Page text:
Episode 169: What are flex fuel vehicles?
Stephanie Seki, a recent PhD graduate of Carnegie Mellon University’s Engineering and Public Policy Department, discusses flex fuels and flex fuel vehicles, and how they can revolutionize the transportation sector.
Flex Fuel Vehicles by U.S Department of Energy
Automobile and truck fuel economy (CAFE) and greenhouse gas standards by R. Schnepf & B. D. Yacobucci
Alternative Fuel Vehicle Adoption Increases Fleet Gasoline Consumption and Greenhouse Gas Emissions under United States Corporate Average Fuel Economy Policy and Greenhouse Gas Emissions Standard by A. Jenn, Ineš Azevedo & Jeremy Michalek
HOST: Have you ever noticed a “flex fuel” symbol on the back of a car and wondered what it meant? On this week’s Energy Bite, Stephanie Seki, a recent PhD graduate of Carnegie Mellon University, has some answers.
STEPH: Conventional gasoline vehicles can only use up to 10% ethanol blended with gasoline. However, flex fuel vehicles can use fuel with up to 85% ethanol. Less than 10% of vehicles on the road are flex fuel. You may notice that most flex fuel vehicles are visually no different from conventional vehicles, except for a yellow gasoline tank cap, though internally there are engine modifications.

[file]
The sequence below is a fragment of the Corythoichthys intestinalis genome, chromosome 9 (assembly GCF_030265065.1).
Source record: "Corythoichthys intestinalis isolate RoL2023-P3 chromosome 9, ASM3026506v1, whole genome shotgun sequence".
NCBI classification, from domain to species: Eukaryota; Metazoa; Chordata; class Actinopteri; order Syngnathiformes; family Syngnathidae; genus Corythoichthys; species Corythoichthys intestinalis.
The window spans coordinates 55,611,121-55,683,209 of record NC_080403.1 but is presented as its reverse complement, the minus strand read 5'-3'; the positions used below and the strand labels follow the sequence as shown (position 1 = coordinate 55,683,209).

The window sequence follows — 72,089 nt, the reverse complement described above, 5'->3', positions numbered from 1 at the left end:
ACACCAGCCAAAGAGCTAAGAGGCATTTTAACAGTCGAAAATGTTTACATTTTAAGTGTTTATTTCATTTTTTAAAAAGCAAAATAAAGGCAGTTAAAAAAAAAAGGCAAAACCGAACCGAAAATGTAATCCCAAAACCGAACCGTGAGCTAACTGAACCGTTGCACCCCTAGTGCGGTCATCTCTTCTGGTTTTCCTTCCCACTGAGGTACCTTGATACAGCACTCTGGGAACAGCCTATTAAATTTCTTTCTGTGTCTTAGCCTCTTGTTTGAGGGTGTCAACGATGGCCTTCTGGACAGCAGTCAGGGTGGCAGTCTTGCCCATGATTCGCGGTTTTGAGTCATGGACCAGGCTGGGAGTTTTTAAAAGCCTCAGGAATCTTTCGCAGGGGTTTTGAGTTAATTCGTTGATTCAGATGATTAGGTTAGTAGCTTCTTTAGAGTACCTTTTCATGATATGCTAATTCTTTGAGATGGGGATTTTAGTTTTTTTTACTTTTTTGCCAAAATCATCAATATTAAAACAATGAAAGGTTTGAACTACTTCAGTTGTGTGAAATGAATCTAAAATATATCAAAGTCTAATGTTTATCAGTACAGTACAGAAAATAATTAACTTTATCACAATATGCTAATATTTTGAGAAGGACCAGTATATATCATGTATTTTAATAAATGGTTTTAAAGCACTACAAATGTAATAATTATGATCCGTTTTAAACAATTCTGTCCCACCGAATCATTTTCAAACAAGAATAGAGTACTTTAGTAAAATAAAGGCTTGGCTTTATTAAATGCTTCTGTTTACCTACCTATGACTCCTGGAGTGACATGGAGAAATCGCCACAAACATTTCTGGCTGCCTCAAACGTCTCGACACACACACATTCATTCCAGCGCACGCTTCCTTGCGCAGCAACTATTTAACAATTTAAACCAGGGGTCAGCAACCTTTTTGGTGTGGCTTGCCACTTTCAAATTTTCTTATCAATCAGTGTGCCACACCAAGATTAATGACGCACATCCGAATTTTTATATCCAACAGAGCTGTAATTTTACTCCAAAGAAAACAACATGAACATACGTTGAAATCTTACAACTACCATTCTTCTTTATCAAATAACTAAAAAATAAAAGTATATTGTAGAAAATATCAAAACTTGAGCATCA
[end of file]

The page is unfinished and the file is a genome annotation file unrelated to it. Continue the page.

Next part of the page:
HOST: Why are there flex fuel vehicles on the road?
STEPH: Automakers produce and sell flex fuel vehicles because government regulations categorize them as fuel-efficient alternative vehicles. The companies obtain credits and use them to counterbalance the less efficient vehicles they produce. Although flex fuel vehicles can consume fuel with 85% ethanol, most are only fueled with conventional gasoline with 10% ethanol. This is due to consumer choice, the lack of stations and pricing. So although companies get credits, the impact may not be as expected.
HOST: Would you buy a flex fuel vehicle? Take our poll, see the results, and ask your energy questions at Energy Bite dot org.